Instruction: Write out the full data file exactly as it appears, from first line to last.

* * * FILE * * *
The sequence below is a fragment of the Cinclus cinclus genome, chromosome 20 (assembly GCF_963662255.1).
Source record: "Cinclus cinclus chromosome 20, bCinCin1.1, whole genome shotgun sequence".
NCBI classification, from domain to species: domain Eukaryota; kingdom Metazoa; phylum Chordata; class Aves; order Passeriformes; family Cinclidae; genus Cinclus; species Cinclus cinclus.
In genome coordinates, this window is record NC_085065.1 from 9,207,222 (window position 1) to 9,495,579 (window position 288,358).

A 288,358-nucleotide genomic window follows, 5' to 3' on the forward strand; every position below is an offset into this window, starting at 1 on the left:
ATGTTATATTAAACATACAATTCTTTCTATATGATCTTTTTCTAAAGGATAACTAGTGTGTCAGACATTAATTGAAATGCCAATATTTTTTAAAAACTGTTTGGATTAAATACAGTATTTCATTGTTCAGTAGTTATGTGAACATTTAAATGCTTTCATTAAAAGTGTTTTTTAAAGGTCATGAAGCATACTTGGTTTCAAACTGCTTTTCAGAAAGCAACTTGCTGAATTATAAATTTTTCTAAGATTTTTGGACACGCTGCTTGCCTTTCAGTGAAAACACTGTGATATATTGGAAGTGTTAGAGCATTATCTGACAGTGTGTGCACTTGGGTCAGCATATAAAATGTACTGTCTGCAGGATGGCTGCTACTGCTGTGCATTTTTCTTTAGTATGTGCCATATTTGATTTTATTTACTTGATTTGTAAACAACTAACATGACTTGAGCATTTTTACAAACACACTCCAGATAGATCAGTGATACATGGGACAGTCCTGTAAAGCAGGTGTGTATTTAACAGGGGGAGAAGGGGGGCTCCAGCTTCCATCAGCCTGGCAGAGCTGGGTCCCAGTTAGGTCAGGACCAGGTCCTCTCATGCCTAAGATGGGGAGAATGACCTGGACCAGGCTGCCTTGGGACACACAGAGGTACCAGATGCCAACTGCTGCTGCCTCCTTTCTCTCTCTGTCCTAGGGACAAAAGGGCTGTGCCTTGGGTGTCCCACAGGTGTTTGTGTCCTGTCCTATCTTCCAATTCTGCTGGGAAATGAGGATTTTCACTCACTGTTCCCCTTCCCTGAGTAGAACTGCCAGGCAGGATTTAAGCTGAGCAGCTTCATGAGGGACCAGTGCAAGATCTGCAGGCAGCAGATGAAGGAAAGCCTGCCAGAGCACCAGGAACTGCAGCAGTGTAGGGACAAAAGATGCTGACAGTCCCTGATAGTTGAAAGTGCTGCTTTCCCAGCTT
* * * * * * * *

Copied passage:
The sequence below is a fragment of the Cinclus cinclus genome, chromosome 20 (assembly GCF_963662255.1).
Source record: "Cinclus cinclus chromosome 20, bCinCin1.1, whole genome shotgun sequence".
NCBI classification, from domain to species: domain Eukaryota; kingdom Metazoa; phylum Chordata; class Aves; order Passeriformes; family Cinclidae; genus Cinclus; species Cinclus cinclus.
In genome coordinates, this window is record NC_085065.1 from 9,207,222 (window position 1) to 9,495,579 (window position 288,358).

A 288,358-nucleotide genomic window follows, 5' to 3' on the forward strand; every position below is an offset into this window, starting at 1 on the left:
ATGTTATATTAAACATACAATTCTTTCTATATGATCTTTTTCTAAAGGATAACTAGTGTGTCAGACATTAATTGAAATGCCAATATTTTTTAAAAACTGTTTGGATTAAATACAGTATTTCATTGTTCAGTAGTTATGTGAACATTTAAATGCTTTCATTAAAAGTGTTTTTTAAAGGTCATGAAGCATACTTGGTTTCAAACTGCTTTTCAGAAAGCAACTTGCTGAATTATAAATTTTTCTAAGATTTTTGGACACGCTGCTTGCCTTTCAGTGAAAACACTGTGATATATTGGAAGTGTTAGAGCATTATCTGACAGTGTGTGCACTTGGGTCAGCATATAAAATGTACTGTCTGCAGGATGGCTGCTACTGCTGTGCATTTTTCTTTAGTATGTGCCATATTTGATTTTATTTACTTGATTTGTAAACAACTAACATGACTTGAGCATTTTTACAAACACACTCCAGATAGATCAGTGATACATGGGACAGTCCTGTAAAGCAGGTGTGTATTTAACAGGGGGAGAAGGGGGGCTCCAGCTTCCATCAGCCTGGCAGAGCTGGGTCCCAGTTAGGTCAGGACCAGGTCCTCTCATGCCTAAGATGGGGAGAATGACCTGGACCAGGCTGCCTTGGGACACACAGAGGTACCAGATGCCAACTGCTGCTGCCTCCTTTCTCTCTCTGTCCTAGGGACAAAAGGGCTGTGCCTTGGGTGTCCCACAGGTGTTTGTGTCCTGTCCTATCTTCCAATTCTGCTGGGAAATGAGGATTTTCACTCACTGTTCCCCTTCCCTGAGTAGAACTGCCAGGCAGGATTTAAGCTGAGCAGCTTCATGAGGGACCAGTGCAAGATCTGCAGGCAGCAGATGAAGGAAAGCCTGCCAGAGCACCAGGAACTGCAGCAGTGTAGGGACAAAAGATGCTGACAGTCCCTGATAGTTGAAAGTGCTGCTTTCCCAGCTT